By Daniel Todaro, MD, Gekko

read the full article at http://www.techbubbles.co.uk/blog/can-anything-be-done-to-save-the-ailing-pc-sector/

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Rajar Q3 2013: Industry reaction

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Rajar has today announced 90% of the adult (15+) UK population – 47.7 million people – tuned in to their selected radio stations in the third quarter of 2013. This is up by approximately 1 million adults on the same quarter of the previous year.

Highlights this quarter include a major decline for Nick Grimshaw’s BBC Radio 1 breakfast show – recording the lowest listening figures in 20 years. However, better news for Kiss FM, which saw a 16.5% quarterly and yearly increase – taking its weekly reach to more than 5 million.
 
Here, Newsline presents industry reaction on the latest results, with opinion from Dan Todaro of Gekko:

‘What stands out for me is the extent to which our lives are so increasingly dominated by smartphones. Convergence is an oft-used term, but radio consumption in particular provides a stark illustration at the speed in which this is happening. Consider that back in Q1 of 2011 and the iPhone 4 was still very much a novelty for most consumers and less than three years later consumption in the 25+ category has almost doubled, whilst the age group fuelling this shift – the 16-24s has jumped from 28.6% to well over 40%.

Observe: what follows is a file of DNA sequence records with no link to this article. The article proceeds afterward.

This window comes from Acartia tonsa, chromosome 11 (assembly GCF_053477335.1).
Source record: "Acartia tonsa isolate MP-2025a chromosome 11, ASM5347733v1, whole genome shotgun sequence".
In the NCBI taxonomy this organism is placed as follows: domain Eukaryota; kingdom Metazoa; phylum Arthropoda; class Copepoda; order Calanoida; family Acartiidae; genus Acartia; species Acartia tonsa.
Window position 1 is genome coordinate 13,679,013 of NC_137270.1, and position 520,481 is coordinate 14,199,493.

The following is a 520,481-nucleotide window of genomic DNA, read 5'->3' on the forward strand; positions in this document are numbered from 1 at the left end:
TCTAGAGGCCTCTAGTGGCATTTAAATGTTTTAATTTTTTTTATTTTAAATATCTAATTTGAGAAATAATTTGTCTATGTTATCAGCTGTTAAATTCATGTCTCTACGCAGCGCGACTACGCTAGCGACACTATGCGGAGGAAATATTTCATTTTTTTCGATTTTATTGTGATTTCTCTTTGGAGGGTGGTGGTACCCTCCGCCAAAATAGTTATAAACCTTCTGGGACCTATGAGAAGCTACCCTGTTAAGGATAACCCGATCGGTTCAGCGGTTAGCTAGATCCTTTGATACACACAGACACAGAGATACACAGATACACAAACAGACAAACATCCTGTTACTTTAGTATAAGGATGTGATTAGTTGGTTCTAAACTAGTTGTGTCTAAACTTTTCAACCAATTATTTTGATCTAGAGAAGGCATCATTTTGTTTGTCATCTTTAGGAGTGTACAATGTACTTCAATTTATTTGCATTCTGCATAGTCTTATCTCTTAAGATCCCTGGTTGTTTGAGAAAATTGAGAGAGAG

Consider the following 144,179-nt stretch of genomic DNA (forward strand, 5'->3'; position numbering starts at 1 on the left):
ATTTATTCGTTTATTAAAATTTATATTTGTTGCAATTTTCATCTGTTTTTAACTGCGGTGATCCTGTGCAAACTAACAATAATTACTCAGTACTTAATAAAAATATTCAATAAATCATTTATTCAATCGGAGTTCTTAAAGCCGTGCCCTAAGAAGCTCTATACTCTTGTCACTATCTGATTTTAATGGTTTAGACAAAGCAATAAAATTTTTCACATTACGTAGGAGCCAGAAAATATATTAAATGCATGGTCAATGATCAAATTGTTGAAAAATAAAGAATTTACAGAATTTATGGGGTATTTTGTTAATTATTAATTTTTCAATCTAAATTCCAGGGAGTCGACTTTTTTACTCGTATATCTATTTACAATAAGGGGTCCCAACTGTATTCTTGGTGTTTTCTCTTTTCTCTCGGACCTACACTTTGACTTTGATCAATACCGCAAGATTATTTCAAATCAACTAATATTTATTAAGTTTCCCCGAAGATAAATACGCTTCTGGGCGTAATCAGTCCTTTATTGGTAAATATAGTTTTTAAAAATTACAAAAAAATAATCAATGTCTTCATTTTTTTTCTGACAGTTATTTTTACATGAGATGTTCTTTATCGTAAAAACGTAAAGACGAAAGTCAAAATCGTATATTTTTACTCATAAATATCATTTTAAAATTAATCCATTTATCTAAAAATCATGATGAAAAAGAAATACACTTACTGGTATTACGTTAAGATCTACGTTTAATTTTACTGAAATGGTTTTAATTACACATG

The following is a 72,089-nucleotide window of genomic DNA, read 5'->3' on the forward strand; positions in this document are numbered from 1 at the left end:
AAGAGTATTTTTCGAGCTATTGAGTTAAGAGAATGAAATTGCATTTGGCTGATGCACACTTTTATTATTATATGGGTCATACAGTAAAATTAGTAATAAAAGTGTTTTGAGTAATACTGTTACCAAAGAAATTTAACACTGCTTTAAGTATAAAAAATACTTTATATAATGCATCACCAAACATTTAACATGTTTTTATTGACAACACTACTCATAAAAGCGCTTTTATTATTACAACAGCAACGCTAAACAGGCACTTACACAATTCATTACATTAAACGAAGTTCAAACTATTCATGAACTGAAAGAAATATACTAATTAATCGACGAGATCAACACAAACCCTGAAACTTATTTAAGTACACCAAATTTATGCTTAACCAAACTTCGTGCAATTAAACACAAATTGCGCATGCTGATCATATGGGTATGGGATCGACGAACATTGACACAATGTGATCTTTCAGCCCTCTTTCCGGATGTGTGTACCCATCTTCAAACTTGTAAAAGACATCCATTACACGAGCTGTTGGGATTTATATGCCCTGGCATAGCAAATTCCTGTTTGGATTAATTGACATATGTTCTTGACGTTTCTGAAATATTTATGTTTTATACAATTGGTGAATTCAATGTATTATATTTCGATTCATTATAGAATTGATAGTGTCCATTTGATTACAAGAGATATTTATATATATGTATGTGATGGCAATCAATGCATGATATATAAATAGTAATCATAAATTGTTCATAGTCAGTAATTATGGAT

With digital listening increasing across DAB, Digital TV and online through PCs and laptops, it too paints a portrait of how our lifestyles are being fundamentally altered by the technology around us. Everything is so easily accessible and radio is no longer restricted to specialist devices.

Far from being a platform in decline, I think the possibilities for brands to engage is ever-increasing as the way in which we engage and interact with radio changes. Particularly as our current 16-24’s grow older and give way to a new generation of even more highly connected, digitally savvy youths, we’ll soon know of radio only as a medium.’

Read the full article at: http://mediatel.co.uk/newsline/2013/10/24/rajar-q3-2013-industry-reaction/